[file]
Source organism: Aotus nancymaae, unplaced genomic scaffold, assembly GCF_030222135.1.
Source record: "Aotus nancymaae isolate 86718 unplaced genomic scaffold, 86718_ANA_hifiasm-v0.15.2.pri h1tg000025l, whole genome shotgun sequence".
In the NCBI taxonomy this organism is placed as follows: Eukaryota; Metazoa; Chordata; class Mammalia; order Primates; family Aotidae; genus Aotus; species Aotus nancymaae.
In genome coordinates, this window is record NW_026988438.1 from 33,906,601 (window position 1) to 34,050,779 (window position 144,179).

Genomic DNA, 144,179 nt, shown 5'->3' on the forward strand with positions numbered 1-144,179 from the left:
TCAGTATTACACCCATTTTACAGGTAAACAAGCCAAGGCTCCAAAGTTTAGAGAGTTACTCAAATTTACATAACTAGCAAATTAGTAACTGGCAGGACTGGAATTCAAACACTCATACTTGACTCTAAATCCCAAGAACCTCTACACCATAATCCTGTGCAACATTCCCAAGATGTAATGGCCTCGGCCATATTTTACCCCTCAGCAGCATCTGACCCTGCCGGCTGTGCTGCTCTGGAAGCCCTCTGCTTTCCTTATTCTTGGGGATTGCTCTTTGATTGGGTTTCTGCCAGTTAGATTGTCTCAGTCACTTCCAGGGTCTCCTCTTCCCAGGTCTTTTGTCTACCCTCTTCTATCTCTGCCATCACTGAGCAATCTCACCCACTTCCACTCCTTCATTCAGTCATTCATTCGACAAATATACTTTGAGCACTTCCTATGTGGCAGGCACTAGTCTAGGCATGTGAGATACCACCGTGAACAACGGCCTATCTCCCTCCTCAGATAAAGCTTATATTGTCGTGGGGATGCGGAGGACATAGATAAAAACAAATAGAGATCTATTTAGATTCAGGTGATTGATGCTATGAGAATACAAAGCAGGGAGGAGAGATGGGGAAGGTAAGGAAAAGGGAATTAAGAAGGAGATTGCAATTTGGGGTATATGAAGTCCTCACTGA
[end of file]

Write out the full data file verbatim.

Source organism: Aotus nancymaae, unplaced genomic scaffold, assembly GCF_030222135.1.
Source record: "Aotus nancymaae isolate 86718 unplaced genomic scaffold, 86718_ANA_hifiasm-v0.15.2.pri h1tg000025l, whole genome shotgun sequence".
In the NCBI taxonomy this organism is placed as follows: Eukaryota; Metazoa; Chordata; class Mammalia; order Primates; family Aotidae; genus Aotus; species Aotus nancymaae.
In genome coordinates, this window is record NW_026988438.1 from 33,906,601 (window position 1) to 34,050,779 (window position 144,179).

Genomic DNA, 144,179 nt, shown 5'->3' on the forward strand with positions numbered 1-144,179 from the left:
TCAGTATTACACCCATTTTACAGGTAAACAAGCCAAGGCTCCAAAGTTTAGAGAGTTACTCAAATTTACATAACTAGCAAATTAGTAACTGGCAGGACTGGAATTCAAACACTCATACTTGACTCTAAATCCCAAGAACCTCTACACCATAATCCTGTGCAACATTCCCAAGATGTAATGGCCTCGGCCATATTTTACCCCTCAGCAGCATCTGACCCTGCCGGCTGTGCTGCTCTGGAAGCCCTCTGCTTTCCTTATTCTTGGGGATTGCTCTTTGATTGGGTTTCTGCCAGTTAGATTGTCTCAGTCACTTCCAGGGTCTCCTCTTCCCAGGTCTTTTGTCTACCCTCTTCTATCTCTGCCATCACTGAGCAATCTCACCCACTTCCACTCCTTCATTCAGTCATTCATTCGACAAATATACTTTGAGCACTTCCTATGTGGCAGGCACTAGTCTAGGCATGTGAGATACCACCGTGAACAACGGCCTATCTCCCTCCTCAGATAAAGCTTATATTGTCGTGGGGATGCGGAGGACATAGATAAAAACAAATAGAGATCTATTTAGATTCAGGTGATTGATGCTATGAGAATACAAAGCAGGGAGGAGAGATGGGGAAGGTAAGGAAAAGGGAATTAAGAAGGAGATTGCAATTTGGGGTATATGAAGTCCTCACTGA